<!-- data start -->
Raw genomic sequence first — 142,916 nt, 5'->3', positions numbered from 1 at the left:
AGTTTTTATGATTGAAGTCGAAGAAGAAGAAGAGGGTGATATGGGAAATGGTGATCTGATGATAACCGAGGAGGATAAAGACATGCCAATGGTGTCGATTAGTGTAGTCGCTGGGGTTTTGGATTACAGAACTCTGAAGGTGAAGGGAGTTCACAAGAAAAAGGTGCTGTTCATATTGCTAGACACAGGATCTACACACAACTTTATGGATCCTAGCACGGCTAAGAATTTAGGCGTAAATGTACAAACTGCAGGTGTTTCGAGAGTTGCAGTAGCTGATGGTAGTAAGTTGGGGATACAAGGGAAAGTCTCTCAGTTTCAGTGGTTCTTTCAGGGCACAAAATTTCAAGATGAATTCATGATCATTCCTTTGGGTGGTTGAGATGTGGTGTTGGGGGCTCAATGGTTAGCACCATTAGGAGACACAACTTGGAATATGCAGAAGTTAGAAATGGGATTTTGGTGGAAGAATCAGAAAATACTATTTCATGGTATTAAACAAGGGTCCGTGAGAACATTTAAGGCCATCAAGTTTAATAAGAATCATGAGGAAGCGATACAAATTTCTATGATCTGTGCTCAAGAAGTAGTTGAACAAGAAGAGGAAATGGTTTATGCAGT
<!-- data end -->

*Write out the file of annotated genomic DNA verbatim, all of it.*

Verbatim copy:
Raw genomic sequence first — 142,916 nt, 5'->3', positions numbered from 1 at the left:
AGTTTTTATGATTGAAGTCGAAGAAGAAGAAGAGGGTGATATGGGAAATGGTGATCTGATGATAACCGAGGAGGATAAAGACATGCCAATGGTGTCGATTAGTGTAGTCGCTGGGGTTTTGGATTACAGAACTCTGAAGGTGAAGGGAGTTCACAAGAAAAAGGTGCTGTTCATATTGCTAGACACAGGATCTACACACAACTTTATGGATCCTAGCACGGCTAAGAATTTAGGCGTAAATGTACAAACTGCAGGTGTTTCGAGAGTTGCAGTAGCTGATGGTAGTAAGTTGGGGATACAAGGGAAAGTCTCTCAGTTTCAGTGGTTCTTTCAGGGCACAAAATTTCAAGATGAATTCATGATCATTCCTTTGGGTGGTTGAGATGTGGTGTTGGGGGCTCAATGGTTAGCACCATTAGGAGACACAACTTGGAATATGCAGAAGTTAGAAATGGGATTTTGGTGGAAGAATCAGAAAATACTATTTCATGGTATTAAACAAGGGTCCGTGAGAACATTTAAGGCCATCAAGTTTAATAAGAATCATGAGGAAGCGATACAAATTTCTATGATCTGTGCTCAAGAAGTAGTTGAACAAGAAGAGGAAATGGTTTATGCAGT